Based on Amazon’s unanimous decision, The Immortal Life of Henrietta Lacks has won the top spot on their “Best Books of 2010” list.

Written by PRIM&R’s 2010 Advancing Ethical Research Conference keynote speaker Rebecca Skloot, this work explores the life of a woman named Henrietta Lacks, who died of cervical cancer, but whose cells live on. A sample of Lacks' tissue was taken without [...] Read more


by Emily Butler, content coordinator

The tale of human subjects abuses committed during the U.S. Public Health Service Syphilis Study at Tuskegee—in which researchers intentionally withheld treatment from hundreds of black men from the 1930s until 1972—reverberates through the research ethics world as a sentinel reminder of why the vigilant protection of human subjects is so essential.

Today, Secretary of State Hillary Rodham Clinton and Secretary of Health and Human Services Kathleen Sebelius issued a joint statement of apology for a scandal that is sadly reminiscent of the abuses that took place at Tuskegee. Between 1946 and 1948, a U.S. Public [...] Read more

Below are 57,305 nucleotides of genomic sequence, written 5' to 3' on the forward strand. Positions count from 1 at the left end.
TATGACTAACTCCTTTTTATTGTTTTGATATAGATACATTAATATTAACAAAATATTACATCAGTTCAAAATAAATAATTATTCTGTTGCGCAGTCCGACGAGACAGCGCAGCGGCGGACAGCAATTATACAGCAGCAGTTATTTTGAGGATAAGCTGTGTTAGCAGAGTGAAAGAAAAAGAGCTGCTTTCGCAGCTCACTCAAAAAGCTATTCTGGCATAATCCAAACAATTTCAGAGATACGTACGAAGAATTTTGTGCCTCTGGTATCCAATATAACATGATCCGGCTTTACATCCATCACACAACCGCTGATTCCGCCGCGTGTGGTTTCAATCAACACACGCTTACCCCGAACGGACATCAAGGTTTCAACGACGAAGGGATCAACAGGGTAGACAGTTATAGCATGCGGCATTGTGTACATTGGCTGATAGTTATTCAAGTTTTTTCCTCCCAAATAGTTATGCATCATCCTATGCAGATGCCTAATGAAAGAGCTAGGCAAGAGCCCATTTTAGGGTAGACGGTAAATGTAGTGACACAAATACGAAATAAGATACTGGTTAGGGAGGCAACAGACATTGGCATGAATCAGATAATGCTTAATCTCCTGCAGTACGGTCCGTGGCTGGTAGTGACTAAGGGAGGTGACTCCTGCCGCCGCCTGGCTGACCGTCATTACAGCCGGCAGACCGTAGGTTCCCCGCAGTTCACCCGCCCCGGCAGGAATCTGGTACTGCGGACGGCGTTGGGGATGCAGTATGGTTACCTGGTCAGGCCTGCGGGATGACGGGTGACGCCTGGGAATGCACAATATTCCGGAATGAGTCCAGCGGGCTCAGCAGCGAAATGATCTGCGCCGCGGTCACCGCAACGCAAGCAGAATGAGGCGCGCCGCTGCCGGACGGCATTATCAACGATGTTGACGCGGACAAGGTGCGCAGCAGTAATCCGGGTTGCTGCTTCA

by Emily Butler, content coordinator

Early phase clinical trials depend on the enrollment of healthy volunteers, who usually receive compensation for participation. Those in the research community, with input from bioethicists, have spent a great deal of time trying to determine what constitutes “fair” and “appropriate” compensation for subjects.

Researchers, sponsors, and IRBs/HRPPs are rightly concerned that excessive or otherwise “inappropriate” payments could constitute an undue inducement, thereby interfering with the prospective subject’s judgment and decision-making. In fact, some normal volunteers have come to regard clinical trials participation as a job, and, in those cases, the compensation they receive becomes their primary source of income.

A new book by Roberto [...] Read more